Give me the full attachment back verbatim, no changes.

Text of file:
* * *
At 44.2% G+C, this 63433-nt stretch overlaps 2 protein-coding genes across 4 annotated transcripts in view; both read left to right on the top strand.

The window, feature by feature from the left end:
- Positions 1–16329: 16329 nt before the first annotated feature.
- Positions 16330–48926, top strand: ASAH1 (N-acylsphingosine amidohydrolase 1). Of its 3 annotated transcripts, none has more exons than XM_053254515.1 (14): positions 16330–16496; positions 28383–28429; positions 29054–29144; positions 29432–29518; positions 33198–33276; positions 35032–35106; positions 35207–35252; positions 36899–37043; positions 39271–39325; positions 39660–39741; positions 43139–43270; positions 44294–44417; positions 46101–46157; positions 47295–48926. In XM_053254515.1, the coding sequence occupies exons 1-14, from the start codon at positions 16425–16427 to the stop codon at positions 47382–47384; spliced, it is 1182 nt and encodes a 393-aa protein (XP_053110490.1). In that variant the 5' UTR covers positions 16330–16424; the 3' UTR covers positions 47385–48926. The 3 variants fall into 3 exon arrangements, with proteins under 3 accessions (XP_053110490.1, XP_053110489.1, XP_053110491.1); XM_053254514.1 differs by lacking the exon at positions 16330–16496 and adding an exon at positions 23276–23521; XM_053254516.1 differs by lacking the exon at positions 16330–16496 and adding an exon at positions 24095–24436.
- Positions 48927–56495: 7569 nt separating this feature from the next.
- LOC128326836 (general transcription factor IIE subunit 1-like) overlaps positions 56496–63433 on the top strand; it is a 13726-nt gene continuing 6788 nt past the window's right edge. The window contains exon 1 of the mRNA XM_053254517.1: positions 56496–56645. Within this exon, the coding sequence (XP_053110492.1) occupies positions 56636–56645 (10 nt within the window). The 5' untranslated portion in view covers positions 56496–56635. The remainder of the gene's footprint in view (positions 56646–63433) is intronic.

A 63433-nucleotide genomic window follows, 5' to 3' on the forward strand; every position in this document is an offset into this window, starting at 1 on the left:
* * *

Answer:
At 44.2% G+C, this 63433-nt stretch overlaps 2 protein-coding genes across 4 annotated transcripts in view; both read left to right on the top strand.

The window, feature by feature from the left end:
- Positions 1–16329: 16329 nt before the first annotated feature.
- Positions 16330–48926, top strand: ASAH1 (N-acylsphingosine amidohydrolase 1). Of its 3 annotated transcripts, none has more exons than XM_053254515.1 (14): positions 16330–16496; positions 28383–28429; positions 29054–29144; positions 29432–29518; positions 33198–33276; positions 35032–35106; positions 35207–35252; positions 36899–37043; positions 39271–39325; positions 39660–39741; positions 43139–43270; positions 44294–44417; positions 46101–46157; positions 47295–48926. In XM_053254515.1, the coding sequence occupies exons 1-14, from the start codon at positions 16425–16427 to the stop codon at positions 47382–47384; spliced, it is 1182 nt and encodes a 393-aa protein (XP_053110490.1). In that variant the 5' UTR covers positions 16330–16424; the 3' UTR covers positions 47385–48926. The 3 variants fall into 3 exon arrangements, with proteins under 3 accessions (XP_053110490.1, XP_053110489.1, XP_053110491.1); XM_053254514.1 differs by lacking the exon at positions 16330–16496 and adding an exon at positions 23276–23521; XM_053254516.1 differs by lacking the exon at positions 16330–16496 and adding an exon at positions 24095–24436.
- Positions 48927–56495: 7569 nt separating this feature from the next.
- LOC128326836 (general transcription factor IIE subunit 1-like) overlaps positions 56496–63433 on the top strand; it is a 13726-nt gene continuing 6788 nt past the window's right edge. The window contains exon 1 of the mRNA XM_053254517.1: positions 56496–56645. Within this exon, the coding sequence (XP_053110492.1) occupies positions 56636–56645 (10 nt within the window). The 5' untranslated portion in view covers positions 56496–56635. The remainder of the gene's footprint in view (positions 56646–63433) is intronic.

A 63433-nucleotide genomic window follows, 5' to 3' on the forward strand; every position in this document is an offset into this window, starting at 1 on the left: